Character Study: Skitter.

Welcome, friends, to my second Character Study, where we try and figure out the appeal of a character. Last time, we talked about everyone’s favorite wall-crawler. Today, we are going to be looking at another person with bug powers.

Yes, we're looking at you. Created by liujuin.
Yes, we’re looking at you. Created by liujuin.

Meet today’s subject, a young woman with the power to control insects and view things from their perspective. Her given name is Taylor Hebert, and she changed her superhero name to Weaver. However, to me, and probably most other readers of Wormher name will always be Skitter.

Skitter is one of the things that ties Worm together. To understand her is to understand much of the politics, sociology and morality of Worm. While not an iconic character, she has the potential to become one, due to her relatability and unique approach to saving the world.

The Death of Taylor Hebert

The first few arcs of Worm are about the death of Taylor Hebert. It’s quite a long death, really, starting before the first arc even begins. The semester before Worm begins, Taylor Hebert is bullied heavily. Everything from physical attacks to psychological harassment is used. Finally, after a break, the bullies come back to shove Taylor into a locker filled with dirty tampons. That’s what sets off her trigger event, as shown in Shell 4.3. If you don’t know, in Worm, powers aren’t given by radiation or genetics, but are activated by traumatic moments. In Taylor’s case, her power (specifically, the ability to see through the eyes of all the bugs in a two-block radius at once) was so traumatic it caused a second trigger event. She was in that locker for hours, and when she was brought out, she was screaming.

This was the start of the death as Talyor Hebert. The authorities could have saved Brockton Bay and the local heroes a lot of trouble if they had gone after the people responsible. Instead they shielded the people who wronged Taylor, even putting one of them in a position of authority. This miscarriage of justice was key in turning a scared, potentially suicidal girl into one of the most feared supervillains in the city.

Now, there are plenty of times where we could say Taylor Hebert went away completely and fully became Skitter. When the bank was robbed. When she parted ways with Armsmaster. When she came back to the Undersiders the second time. When the Slaughterhouse Nine attacked. All of these are potential points. However, the point where it became inevitable was when the Wards named her in Interlude 3.

“Skitter?” Gallant put the name out there.

There was a clatter of keys as Clockblocker checked, “It’s not taken.”

“Then it’s good enough,” Gallant wrote the name up on the whiteboard…

To paraphrase Agent Coulson of Agents of Shield: “They gave her a name?” The thing about giving a supervillain (or hero) is that if you give them a name, especially a good one, it becomes much harder to stop them. And let’s be honest, Skitter was a very good name.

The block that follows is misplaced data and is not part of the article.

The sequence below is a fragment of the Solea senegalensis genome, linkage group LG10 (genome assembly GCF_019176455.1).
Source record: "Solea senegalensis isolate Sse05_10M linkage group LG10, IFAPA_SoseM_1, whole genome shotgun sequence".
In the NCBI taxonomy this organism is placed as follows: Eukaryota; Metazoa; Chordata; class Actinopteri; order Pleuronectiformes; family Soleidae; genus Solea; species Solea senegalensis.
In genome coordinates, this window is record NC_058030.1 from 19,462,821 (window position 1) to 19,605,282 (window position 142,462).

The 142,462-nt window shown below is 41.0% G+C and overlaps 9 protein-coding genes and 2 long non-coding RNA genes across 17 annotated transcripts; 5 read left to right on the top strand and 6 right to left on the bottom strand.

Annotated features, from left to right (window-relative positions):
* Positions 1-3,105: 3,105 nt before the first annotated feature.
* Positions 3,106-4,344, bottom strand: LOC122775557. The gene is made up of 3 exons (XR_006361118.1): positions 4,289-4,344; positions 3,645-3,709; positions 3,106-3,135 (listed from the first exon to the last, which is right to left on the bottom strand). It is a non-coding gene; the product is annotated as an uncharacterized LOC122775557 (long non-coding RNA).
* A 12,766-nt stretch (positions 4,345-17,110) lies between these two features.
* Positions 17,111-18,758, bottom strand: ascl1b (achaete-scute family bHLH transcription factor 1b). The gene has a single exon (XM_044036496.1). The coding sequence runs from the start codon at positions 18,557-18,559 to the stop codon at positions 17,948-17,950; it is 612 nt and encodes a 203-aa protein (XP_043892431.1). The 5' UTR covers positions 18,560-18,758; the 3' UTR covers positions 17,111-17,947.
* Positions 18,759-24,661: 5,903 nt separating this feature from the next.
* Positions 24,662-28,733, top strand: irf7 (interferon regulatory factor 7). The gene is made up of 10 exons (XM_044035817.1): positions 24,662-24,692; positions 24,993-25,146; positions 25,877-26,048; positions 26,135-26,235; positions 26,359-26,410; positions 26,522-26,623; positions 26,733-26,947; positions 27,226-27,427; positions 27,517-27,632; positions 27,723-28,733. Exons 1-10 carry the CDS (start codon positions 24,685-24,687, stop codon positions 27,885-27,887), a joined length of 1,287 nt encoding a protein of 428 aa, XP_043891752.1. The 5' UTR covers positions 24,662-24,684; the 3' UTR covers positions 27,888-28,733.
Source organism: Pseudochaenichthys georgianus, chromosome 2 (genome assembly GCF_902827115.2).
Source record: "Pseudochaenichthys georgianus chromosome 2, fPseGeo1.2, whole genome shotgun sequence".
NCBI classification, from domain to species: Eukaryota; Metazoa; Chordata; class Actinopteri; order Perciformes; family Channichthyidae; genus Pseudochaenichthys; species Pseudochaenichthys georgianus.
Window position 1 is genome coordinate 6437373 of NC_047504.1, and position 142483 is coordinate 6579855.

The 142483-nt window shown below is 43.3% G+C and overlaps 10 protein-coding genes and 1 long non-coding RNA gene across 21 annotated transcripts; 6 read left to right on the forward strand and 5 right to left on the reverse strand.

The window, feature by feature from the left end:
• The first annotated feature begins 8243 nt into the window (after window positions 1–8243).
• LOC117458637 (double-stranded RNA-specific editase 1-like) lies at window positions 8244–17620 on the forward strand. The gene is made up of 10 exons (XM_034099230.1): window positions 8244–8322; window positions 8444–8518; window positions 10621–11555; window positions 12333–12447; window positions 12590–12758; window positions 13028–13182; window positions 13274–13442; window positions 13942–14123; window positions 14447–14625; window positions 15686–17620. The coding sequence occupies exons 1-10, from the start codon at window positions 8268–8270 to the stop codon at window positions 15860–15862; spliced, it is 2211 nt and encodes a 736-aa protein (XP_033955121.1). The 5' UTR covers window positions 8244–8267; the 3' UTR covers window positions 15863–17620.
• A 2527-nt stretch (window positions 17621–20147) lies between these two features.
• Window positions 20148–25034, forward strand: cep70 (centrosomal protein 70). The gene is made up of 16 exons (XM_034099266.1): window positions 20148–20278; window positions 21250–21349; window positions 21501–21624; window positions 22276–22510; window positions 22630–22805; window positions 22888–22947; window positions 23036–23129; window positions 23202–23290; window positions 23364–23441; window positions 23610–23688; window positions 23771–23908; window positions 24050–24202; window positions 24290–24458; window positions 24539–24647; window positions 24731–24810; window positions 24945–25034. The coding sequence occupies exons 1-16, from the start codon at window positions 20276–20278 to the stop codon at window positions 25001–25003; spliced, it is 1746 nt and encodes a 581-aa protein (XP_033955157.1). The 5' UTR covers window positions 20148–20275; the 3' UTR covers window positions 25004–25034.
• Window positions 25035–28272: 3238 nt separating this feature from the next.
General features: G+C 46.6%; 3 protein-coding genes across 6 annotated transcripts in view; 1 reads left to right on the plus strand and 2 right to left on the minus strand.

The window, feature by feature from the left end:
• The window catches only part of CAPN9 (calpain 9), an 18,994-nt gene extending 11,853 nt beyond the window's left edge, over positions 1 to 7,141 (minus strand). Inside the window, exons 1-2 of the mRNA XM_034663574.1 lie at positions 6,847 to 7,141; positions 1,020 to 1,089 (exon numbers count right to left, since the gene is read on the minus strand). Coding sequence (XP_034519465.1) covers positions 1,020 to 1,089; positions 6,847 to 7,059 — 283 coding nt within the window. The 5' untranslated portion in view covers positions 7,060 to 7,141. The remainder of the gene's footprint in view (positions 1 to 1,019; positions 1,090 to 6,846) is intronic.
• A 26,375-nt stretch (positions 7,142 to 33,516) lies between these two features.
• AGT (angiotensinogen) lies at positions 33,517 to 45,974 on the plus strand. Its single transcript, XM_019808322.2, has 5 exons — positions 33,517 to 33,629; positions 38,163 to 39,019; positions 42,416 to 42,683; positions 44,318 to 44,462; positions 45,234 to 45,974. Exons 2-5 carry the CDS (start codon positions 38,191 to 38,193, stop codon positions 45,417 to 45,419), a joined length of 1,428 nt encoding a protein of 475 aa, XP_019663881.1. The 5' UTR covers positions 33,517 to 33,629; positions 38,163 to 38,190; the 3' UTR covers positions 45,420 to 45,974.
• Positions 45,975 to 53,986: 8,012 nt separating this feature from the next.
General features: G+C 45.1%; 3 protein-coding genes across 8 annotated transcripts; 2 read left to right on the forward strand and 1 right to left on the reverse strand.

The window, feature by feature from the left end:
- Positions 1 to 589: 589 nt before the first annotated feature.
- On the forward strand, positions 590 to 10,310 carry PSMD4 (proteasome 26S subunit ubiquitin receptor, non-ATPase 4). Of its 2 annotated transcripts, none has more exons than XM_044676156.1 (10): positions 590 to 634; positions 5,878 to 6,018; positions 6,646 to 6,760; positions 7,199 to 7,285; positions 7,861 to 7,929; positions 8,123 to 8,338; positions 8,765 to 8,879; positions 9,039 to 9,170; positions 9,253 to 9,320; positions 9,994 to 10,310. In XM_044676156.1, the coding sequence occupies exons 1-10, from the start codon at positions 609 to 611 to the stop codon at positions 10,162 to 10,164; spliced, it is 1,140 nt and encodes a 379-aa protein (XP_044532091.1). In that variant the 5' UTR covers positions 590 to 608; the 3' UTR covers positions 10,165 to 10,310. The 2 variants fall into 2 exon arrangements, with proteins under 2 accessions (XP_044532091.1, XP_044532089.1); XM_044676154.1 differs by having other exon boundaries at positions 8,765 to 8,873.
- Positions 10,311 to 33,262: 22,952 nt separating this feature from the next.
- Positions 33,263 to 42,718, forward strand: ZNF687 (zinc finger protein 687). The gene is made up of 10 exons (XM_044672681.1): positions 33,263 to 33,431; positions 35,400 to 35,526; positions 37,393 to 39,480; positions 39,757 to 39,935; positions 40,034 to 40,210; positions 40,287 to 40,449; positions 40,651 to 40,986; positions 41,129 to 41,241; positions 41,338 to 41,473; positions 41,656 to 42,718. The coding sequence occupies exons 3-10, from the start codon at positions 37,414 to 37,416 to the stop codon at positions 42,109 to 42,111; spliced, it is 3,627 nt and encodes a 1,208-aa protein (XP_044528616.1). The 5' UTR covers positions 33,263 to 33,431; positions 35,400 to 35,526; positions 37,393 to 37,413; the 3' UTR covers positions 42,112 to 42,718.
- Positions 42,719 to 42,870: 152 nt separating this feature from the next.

Now, before Taylor became Skitter, she was essentially a victim. She believed she was powerless, and she was. Now, Skitter has power. And, if you read a certain book, her reasoning starts to seem familiar.

The Princess

Everyone has heard the phrase “the ends justify the means.” Many associate it with a certain Italian man named Niccolo Machiavelli. However, not everyone has read The Prince.

While people rightly associate “the ends justify the means” with Machiavelli and his most famous work (his introduction asks the person he dedicated the book to to use it for “the greater good,”) his theory is much more complicated. However, it fits very well with Skitter’s actions. One might say she is the ultimate Machiavellian hero.

For instance, she obtains her “kingdom” is by what Machiavelli calls “conquest by virtue.” Skitter rarely relies on luck, and instead tries to create a plan using her intelligence, friends, allies, power, and whatever opportunities the battlefield has to offer. This shows the kind of resourcefulness that Machiavelli encourages.

Machiavelli also encourages a “prince” to be “both the lion and the fox.” This means to use overwhelming force as well as trickery when necessary and possible. If she feels it is is advantageous, she will literally drown you in bugs. If she thinks it is necessary, she will use her bugs to text people or scout the room.

She also is a big fan of the phrase “…if you must be feared, do so in a way, do so in a way that does not inspire hate.” We see this in her treatment of her subjects in the boardwalk. She may have seemed cold, her bugs may have been scary, but she showered them with supplies for a minimum tax. She still got some dissent, and her orders were even disobeyed once. The key word being once.

She also weighs moral and pragmatic options better than most heroes and villains. Many supervillains will stab people in the back and kick puppies just because they’re evil. Many heroes, also, would have refused to kill someone like Coil. However, Skitter did not, and probably saved many lives. At least as many as if Batman had just finally shot the Joker.

However, the reason I say that she is a hero and not a villain is that she doesn’t seem to just use power to avoid being in a situation like that locker room. That’s not to say she doesn’t react badly when pressed, but that’s instinct. Her goal is to make the world a better place. To do that, she steps down from her position as leader of Brockton Bay and becomes Weaver.

Sacrifice and Loss